fortune that we have met with, and were we to propose such a scheme to
them the chances are strongly in favour of one of them trying to better
his own position by denouncing us. I would only trust them as far as I
can see them. No, if we ever do anything it must be done by ourselves.
There is no doubt that if some night when there is a strong wind
blowing from the south-east we were to get on board one of these
fishing-boats, hoist a sail, and run before it, we should not be far
off from the coast of Spain before they started to look for us. But
what better should we be there? We can both talk Spanish well enough,
but we could not pass as Spaniards. Besides, they would find out soon
enough that we were not Catholics, and where should we be then? Either
sent to row in their galleys or clapped into the dungeons of the
Inquisition, and like enough burnt alive at the stake. That would be
out of the frying-pan into the fire with vengeance."

"I think we might pass as Spaniards," Geoffrey said; "for there is a
great deal of difference between the dialects of the different
provinces, and confined as you have been for the last ten years with
Spanish sailors you must have caught their way of talking. Still, I
agree with you it will be better to wait for a bit longer for any
chance that may occur rather than risk landing in Spain again, where
even if we passed as natives we should have as hard work to get our
living as we have here, and with no greater chance of making our way
home again."

During the time that they had been captives some three or four vessels
had been brought in by the corsair. The men composing the crews had
been either sold as slaves to Moors or Arabs in the interior or sent to
Algiers, which town lay over a hundred miles to the east. They were of
various nationalities, Spanish, French, and Italian, as the two friends
learned from the talk of the natives, for they always abstained from
going near the point where the prisoners were landed, as they were
powerless to assist the unfortunate captives in any way, and the sight
of their distress was very painful to them.

One day, however, they learned from the people who were running down to
the shore to see the captives landed from a ship that had been brought
in by the corsair during the night, that there were two or three women
among the captives. This was the first time that any females had been
captured since their arrival at the place, for women seldom travelled
far from their homes in those days except the wives of high officials
journeying in great ships that were safe from the attack of the Moorish
corsairs.

"Let us go down and see them," Boldero said. "I have not seen the face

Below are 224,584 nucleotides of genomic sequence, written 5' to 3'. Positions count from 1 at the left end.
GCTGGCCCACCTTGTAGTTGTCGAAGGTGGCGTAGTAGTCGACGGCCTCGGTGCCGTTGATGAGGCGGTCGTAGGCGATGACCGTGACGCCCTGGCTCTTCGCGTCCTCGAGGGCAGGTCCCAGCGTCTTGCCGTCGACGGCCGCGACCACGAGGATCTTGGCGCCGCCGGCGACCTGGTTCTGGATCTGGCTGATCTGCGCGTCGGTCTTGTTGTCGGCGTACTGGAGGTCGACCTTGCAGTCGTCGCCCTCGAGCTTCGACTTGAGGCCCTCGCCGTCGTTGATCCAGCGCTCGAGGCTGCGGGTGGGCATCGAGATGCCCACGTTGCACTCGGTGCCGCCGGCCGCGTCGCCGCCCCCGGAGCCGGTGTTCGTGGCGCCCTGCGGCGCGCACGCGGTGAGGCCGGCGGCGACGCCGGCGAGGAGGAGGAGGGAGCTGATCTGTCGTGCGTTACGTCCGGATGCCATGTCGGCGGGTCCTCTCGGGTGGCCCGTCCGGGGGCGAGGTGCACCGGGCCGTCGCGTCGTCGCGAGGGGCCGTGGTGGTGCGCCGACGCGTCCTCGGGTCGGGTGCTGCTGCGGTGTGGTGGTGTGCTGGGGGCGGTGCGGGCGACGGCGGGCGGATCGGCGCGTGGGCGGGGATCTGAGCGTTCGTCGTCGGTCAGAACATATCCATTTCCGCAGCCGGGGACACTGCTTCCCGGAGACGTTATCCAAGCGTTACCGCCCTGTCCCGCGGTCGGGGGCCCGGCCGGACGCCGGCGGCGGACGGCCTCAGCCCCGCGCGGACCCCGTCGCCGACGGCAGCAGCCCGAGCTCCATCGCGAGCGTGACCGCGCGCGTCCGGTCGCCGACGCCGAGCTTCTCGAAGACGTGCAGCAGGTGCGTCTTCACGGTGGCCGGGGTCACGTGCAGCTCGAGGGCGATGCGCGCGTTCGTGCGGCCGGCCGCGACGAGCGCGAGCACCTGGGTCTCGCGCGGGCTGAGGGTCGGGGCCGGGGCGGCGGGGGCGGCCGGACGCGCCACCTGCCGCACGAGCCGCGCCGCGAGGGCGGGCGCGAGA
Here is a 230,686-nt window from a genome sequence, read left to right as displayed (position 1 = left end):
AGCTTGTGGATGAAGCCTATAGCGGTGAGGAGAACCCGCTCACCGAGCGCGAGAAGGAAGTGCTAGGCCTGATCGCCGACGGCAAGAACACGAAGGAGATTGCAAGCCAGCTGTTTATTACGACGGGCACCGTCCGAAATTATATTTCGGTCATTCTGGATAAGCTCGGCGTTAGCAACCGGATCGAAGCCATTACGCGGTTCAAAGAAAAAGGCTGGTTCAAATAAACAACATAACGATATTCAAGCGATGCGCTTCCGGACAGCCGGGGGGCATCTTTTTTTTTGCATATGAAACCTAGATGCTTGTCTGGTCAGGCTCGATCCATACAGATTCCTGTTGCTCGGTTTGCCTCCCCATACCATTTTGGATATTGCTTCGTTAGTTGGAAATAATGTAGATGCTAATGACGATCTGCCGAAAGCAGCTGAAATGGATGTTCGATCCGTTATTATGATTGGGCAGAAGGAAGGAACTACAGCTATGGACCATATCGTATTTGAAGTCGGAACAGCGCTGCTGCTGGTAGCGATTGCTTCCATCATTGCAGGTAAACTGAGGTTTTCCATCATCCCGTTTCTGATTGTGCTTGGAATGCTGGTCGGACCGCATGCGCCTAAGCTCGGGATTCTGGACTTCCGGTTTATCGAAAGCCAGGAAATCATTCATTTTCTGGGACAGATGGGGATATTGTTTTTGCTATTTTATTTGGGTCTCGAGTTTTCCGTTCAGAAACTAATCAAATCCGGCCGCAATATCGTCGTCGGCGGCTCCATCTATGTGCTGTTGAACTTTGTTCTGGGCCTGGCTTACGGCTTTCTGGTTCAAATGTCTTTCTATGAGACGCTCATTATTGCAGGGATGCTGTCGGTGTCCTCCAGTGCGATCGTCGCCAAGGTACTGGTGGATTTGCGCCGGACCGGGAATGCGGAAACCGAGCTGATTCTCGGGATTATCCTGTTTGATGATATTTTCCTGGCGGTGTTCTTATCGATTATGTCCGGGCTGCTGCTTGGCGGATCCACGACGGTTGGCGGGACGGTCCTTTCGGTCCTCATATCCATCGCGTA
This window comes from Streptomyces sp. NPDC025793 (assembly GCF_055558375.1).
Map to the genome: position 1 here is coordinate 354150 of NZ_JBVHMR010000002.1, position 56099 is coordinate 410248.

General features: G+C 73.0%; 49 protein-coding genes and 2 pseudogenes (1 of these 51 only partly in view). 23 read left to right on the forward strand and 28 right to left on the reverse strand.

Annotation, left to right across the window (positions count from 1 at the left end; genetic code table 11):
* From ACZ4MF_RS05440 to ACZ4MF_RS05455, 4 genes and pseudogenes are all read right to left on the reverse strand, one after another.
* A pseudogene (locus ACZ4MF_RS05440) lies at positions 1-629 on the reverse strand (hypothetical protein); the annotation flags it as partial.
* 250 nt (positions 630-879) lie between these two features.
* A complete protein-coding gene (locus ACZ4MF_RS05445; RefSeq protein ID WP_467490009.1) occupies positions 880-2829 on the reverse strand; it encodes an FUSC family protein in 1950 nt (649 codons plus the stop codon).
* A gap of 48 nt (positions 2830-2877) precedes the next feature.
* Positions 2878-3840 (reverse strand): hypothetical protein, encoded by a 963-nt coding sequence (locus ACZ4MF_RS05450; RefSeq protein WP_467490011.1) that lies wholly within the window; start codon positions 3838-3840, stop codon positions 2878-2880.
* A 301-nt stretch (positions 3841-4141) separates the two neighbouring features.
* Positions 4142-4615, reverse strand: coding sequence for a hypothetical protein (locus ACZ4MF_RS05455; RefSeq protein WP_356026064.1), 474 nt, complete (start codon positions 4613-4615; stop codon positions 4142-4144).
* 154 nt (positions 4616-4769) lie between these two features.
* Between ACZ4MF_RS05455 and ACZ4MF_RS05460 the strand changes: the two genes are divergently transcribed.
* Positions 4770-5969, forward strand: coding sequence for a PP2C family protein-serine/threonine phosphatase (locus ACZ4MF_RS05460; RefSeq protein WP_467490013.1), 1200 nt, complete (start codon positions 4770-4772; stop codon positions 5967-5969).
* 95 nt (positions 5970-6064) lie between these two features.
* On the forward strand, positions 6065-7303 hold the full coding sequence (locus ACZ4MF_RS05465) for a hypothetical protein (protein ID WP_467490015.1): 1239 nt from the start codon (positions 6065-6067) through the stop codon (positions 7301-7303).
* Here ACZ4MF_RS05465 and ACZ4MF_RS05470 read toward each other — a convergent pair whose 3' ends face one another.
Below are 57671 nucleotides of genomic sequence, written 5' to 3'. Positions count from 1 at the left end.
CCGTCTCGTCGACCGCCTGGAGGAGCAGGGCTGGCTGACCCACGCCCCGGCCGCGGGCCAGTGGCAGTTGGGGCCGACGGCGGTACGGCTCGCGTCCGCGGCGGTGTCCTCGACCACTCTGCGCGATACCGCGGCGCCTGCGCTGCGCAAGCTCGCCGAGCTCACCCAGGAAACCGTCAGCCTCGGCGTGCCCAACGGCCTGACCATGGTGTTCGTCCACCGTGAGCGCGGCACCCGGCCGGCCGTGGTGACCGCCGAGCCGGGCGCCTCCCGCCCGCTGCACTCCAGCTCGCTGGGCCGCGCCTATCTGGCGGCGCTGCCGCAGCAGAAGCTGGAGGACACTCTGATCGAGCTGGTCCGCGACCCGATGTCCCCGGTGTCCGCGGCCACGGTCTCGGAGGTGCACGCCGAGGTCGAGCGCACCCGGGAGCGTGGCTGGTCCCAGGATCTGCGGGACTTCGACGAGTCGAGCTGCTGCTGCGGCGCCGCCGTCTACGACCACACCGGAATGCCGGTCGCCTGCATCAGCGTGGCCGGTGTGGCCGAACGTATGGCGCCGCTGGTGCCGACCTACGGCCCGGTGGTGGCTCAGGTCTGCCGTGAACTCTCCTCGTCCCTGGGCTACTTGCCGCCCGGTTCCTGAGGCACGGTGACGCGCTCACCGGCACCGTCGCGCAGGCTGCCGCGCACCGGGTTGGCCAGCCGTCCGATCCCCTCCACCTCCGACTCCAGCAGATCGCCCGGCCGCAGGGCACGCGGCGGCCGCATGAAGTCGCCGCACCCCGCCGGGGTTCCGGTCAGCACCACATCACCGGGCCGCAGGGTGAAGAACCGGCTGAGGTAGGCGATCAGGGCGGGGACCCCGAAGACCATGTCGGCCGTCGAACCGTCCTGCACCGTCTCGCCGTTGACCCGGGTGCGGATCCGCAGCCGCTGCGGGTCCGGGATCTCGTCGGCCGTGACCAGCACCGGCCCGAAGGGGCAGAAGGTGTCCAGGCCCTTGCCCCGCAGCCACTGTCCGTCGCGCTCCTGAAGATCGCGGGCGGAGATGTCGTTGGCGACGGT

of a white woman for nine years."

"I will go if you like," Geoffrey said. "They will not guess that we
are Europeans, for we are burnt as dark as the Moors."

They went down to the landing-place. Eight men and two women were
landed from the boat. These were the sole survivors of the crew.

"They are Spaniards," Boldero said. "I pity that poor girl. I suppose
the other woman is her servant."

The girl, who was about sixteen years of age, was very pale, and had
evidently been crying terribly. She did not seem to heed the cries and
threats with which the townspeople as usual assailed the newly-arrived
captives, but kept her eyes fixed upon one of the captives who walked
before her.

"That is her father, no doubt," Geoffrey said. "It is probably her last
look at him. Come away, Stephen; I am awfully sorry we came here. I
shall not be able to get that girl's face out of my mind for I don't
know how long."

Without a word they went back to their hut. They had no particular work
that day. Geoffrey went restlessly in and out, sometimes pacing along
the strand, sometimes coming in and throwing himself on the divan.
Stephen Boldero went on quietly mending a net that had been damaged the
night before, saying nothing, but glancing occasionally with an amused
look at his companion's restless movements, Late in the afternoon
Geoffrey burst out suddenly: "Stephen, we must try and rescue that girl
somehow from her fate."

"I supposed that was what it was coming to," Boldero said quietly.
"Well, let me hear all about it. I know you have been thinking it over
ever since morning. What are your ideas?"

"I do not know that I have any ideas beyond getting her and her father
down to a boat and making off."

"Well, you certainly have not done much if you haven't got farther than
that," Stephen said drily. "Now, if you had spent the day talking it
over with me instead of wandering about like one out of his mind, we
should have got a great deal further than that by this time. However, I